A headteacher of a Bury St Edmunds special school is to retire on a high after overseeing plans to launch a long awaited sixth form and receiving top marks from Ofsted.
Roger Mackenzie, 63, will depart Priory School next month and has laid the foundations for post 16 provision for those with increasingly complex learning difficulties.
It follows the opening of a new building with two classrooms and a social area which was made possible through a £250,000 grant from the Education Funding Agency.
Meanwhile, the school has been rated ‘outstanding’ by Ofsted under the watchdog’s tougher framework.
Mr Mackenzie said the school has wanted to open a sixth form for many years to ‘help children who need longer to mature and develop the skills to be successful in life’.
The sixth form is due to start in September with eight pupils and two extra staff initially.
It will offer functional maths and English, ICT and a range of vocational subjects.
Mr Mackenzie said: “Hopefully they can then go onto college, work or it at least makes them as independent as possible in the world beyond Priory.”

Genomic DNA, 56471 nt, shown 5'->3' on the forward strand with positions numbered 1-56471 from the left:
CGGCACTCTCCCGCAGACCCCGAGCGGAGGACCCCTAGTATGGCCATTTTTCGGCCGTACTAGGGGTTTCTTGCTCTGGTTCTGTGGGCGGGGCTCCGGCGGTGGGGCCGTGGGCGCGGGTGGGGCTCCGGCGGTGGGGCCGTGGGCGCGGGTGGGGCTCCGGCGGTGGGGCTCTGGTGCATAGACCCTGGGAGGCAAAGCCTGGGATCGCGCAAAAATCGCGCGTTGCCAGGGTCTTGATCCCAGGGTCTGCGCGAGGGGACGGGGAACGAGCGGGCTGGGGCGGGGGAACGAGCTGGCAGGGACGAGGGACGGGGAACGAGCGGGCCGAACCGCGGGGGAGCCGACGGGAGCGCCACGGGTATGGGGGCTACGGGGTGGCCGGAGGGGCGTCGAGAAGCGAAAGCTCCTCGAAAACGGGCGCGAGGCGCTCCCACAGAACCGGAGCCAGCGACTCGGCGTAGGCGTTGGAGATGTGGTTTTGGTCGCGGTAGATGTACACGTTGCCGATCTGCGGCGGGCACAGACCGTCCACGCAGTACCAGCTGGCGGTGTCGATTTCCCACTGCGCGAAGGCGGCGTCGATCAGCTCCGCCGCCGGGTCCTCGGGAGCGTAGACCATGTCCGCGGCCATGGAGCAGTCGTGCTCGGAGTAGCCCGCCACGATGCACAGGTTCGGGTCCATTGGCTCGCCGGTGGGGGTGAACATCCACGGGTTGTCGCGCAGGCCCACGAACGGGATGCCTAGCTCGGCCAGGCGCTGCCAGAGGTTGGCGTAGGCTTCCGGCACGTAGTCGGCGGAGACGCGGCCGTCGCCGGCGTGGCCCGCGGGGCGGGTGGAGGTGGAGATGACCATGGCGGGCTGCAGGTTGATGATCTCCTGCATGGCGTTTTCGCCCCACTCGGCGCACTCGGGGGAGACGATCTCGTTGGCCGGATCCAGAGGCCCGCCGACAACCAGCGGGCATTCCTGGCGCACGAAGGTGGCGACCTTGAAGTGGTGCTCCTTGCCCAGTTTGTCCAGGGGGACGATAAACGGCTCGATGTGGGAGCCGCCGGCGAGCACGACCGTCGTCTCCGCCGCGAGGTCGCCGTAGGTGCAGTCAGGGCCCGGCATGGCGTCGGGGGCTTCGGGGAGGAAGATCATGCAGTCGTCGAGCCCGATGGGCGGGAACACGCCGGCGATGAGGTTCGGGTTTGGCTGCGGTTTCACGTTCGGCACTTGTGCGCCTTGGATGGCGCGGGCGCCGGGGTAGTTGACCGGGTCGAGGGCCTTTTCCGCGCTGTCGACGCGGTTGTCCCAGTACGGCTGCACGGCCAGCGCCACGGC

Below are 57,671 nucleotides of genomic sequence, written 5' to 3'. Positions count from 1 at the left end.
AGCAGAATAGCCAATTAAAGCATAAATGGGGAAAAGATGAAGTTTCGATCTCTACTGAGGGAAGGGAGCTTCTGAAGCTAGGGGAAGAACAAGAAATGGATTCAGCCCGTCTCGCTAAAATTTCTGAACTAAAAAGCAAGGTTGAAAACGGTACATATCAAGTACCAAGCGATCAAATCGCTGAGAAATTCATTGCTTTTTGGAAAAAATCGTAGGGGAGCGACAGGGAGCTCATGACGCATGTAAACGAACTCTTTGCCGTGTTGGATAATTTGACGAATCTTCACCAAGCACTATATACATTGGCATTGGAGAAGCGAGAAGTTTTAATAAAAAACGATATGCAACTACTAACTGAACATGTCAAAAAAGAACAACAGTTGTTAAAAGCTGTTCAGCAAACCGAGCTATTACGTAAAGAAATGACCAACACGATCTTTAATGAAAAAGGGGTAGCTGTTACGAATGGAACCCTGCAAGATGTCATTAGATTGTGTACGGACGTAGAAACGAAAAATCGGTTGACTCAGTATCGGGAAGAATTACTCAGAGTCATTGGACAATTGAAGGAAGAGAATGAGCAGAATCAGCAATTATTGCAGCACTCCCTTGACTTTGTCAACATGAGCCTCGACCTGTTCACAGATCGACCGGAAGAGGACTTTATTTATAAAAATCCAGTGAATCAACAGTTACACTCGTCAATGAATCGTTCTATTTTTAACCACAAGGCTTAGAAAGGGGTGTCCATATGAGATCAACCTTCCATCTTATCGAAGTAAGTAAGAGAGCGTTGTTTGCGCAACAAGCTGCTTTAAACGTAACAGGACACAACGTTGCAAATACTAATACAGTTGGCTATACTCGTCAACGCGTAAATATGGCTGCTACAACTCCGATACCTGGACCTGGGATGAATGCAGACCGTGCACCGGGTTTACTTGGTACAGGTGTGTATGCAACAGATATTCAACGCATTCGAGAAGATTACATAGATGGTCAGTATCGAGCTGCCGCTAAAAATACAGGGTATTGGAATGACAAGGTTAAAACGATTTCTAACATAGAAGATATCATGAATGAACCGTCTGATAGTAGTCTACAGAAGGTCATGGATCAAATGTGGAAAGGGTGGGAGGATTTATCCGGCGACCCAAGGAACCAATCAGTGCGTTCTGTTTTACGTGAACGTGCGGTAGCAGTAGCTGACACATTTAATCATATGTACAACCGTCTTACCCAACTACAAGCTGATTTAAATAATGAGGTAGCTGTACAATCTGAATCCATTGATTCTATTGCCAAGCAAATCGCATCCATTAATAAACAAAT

On the Ofsted grading, he said: “We got the result I think pupils, parents and staff deserve.”
It ends his 21 year career at Priory on a high and he feels it’s the right time to step down.
He explained: “There’s only ever been three heads before me and they all left on the grounds of ill health. I thought I don’t want to do that. I wanted to make sure I was leaving the school in a good position.”
His successor is Laurence Chapman, deputy head of the Ashley School, which is an ‘outstanding’ residential special school in Lowestoft.
On his time at the school, Mr Mackenzie said: “I’m pleased for the children. I think they’re getting a better deal all the time. What I’ve come across a lot more recently is how much parents appreciate what a kind of gift it is for children to come to here.”